Interview with Pierre Bibault
The first question is always the classic one: how does it start your love and interest for guitar and what instruments do you play or have you played?
I’ve started the music with the piano, when I was 7. I had lessons in Paris for a few years, before discovering the Electric Guitar when I was 13. It was a first shock. I was very found of 60’s-70’s bands, and Jimi Hendrix was my hero.
When I decided to become a professional, I was suggested to get back to a more classical music training. I listened to this advice and started the Classical Guitar. That was a second shock. It is such a beautiful, precious, divine instrument, that I felt in love with it very quickly.
There is a video in Youtube, with you playing Zad Moultaka’s Calvario, can you talk us about this composition? I have always found it beautiful and very complex…
Well, it is indeed very complex, but at the same time, his music is so generous and sincere, that it becomes – somehow – simple, in the meaning that it speaks for itself.
Zad is a fantastic composer. His music comes from his very deepest feelings, and very deepest thoughts. I would use the word “organic” to describe it: he is at the same time a “composer of notes” and a “composer of sound”, which is very important to me. It is even essential, actually. Now to talk a bit more specifically about the piece itself, well… The last time I did it was a two parts Lecture at the Royal Conservatory of Brussels, during the Contemporary Research Days, as a PhD Researcher, which was a huge performance and analysis work. So it’s going to be difficult to synthesize it in a few lines.
But, I think the details that have touched me the most are the numbers. If you have the score, which is easy to get on “Qobuz”, take a deeper look at the numbers. The whole piece is build around very specific ones (I won’t tell which ones: it’s really magic when you discover them by yourself), all related to Christ, to Christendom, and more generally to spirituality. I am also working a lot, as a PhD, on the Gesture, microGesture, and technics development for our instrument. But when I say “technics”, I don’t talk about “effects”.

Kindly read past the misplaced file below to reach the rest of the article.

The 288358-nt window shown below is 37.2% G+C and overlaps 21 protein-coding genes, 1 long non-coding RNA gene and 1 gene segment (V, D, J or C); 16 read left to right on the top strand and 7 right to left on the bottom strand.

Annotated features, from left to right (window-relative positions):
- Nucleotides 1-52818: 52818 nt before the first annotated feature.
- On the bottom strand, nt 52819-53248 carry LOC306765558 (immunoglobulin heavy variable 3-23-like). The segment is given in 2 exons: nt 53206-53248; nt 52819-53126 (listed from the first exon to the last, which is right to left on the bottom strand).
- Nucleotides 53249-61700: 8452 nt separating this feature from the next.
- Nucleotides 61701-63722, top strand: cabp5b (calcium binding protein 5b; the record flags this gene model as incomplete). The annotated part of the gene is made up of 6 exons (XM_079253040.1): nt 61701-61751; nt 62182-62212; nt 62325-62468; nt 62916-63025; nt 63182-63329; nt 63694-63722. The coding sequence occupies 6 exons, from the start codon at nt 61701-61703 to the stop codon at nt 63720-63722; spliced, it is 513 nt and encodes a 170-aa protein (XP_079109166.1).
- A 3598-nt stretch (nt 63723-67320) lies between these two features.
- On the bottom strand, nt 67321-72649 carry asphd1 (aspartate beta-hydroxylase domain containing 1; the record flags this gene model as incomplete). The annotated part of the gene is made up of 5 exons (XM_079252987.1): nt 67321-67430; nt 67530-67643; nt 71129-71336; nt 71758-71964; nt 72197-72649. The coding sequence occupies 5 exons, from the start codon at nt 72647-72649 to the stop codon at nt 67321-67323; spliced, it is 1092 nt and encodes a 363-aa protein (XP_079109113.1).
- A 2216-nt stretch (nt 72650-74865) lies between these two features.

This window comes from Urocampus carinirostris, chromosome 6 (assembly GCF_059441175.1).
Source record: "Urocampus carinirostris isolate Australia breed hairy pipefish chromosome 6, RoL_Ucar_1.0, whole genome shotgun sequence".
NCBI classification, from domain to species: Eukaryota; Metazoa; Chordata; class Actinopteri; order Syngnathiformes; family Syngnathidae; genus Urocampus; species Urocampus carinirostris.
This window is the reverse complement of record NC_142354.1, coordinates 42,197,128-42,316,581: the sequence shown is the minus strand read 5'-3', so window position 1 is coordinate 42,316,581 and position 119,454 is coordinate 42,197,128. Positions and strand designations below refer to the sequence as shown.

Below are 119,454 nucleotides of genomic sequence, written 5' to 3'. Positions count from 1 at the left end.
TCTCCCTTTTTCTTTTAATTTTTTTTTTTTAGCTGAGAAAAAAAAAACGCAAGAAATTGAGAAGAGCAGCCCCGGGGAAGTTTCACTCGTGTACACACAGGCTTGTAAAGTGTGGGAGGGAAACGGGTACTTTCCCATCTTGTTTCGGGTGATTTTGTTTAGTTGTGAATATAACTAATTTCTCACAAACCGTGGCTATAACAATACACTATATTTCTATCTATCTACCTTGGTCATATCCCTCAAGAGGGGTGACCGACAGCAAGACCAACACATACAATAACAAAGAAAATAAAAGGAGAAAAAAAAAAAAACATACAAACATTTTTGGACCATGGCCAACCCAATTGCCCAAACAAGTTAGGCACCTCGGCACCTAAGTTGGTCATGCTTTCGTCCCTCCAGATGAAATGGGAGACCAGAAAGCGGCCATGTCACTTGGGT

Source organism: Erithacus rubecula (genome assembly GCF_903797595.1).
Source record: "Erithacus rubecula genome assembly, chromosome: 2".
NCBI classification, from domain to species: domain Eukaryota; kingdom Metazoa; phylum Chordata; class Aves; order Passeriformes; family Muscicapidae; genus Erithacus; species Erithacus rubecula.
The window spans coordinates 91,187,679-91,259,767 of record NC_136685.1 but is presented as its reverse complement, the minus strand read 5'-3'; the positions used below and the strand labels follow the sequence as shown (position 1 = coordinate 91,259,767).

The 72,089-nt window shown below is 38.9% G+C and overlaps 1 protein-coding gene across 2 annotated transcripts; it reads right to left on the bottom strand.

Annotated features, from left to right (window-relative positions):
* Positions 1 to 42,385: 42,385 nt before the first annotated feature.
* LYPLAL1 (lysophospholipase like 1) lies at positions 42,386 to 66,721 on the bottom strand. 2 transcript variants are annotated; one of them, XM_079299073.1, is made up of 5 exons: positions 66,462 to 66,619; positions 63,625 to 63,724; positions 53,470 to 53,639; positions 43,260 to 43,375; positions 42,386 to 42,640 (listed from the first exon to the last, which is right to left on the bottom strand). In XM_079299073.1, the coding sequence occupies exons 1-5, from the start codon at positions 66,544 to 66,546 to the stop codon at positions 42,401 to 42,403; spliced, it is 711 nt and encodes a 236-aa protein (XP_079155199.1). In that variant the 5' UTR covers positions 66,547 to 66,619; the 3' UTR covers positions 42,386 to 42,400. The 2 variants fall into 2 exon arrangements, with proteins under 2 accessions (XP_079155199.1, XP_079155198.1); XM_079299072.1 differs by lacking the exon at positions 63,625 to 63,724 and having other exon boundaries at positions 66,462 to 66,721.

“Effects” are some kind of new “stuffs” that some composers “find” on the instrument. Which means: it’s first about the instrument and then it tries to become music, and most of the time it doesn’t reach this goal.
With the “Calvario”, it’s absolutely different: Zad had never written for the guitar. So he first wrote the piece as a Musical Gesture, translated to the instrument. It has lead to new needs, new technics, that were necessary to express the music on the guitar. And this is precisely how all the new technics used in the piece have become all of a sudden very important to our instrument.
This is why “Calvario” is a real Masterpiece.
I have heard Pablo Marquez’s version too, what do you think are the main differences between your and his interpretation?
Pablo has made the premiere of the piece. He has worked directly with Zad to make it become what it is. I could not compare my version to his. But I can say that he is a true source of inspiration for me, not only as a guitarist but even more as an artist.
What does improvisation mean for your music research? Do you think it’s possible to talk about improvisation for classical music or we have to turn to other repertories like jazz, contemporary music, etc.?
It’s a very interesting and complex question.
I think that the real improviser is the one who can use any language he has learned – or he feels at ease with -, but with the idea that he truly expresses himself: it can be Jazz if he is a Jazzman, Continuo if he is a Baroque musician, Free if he is a Contemporary musician, or whatever, with no need to classify musicians into categories, in the end.
In comparison with human languages, those different “music categories” would be different “languages”, but they are just a technical way to express something: feelings.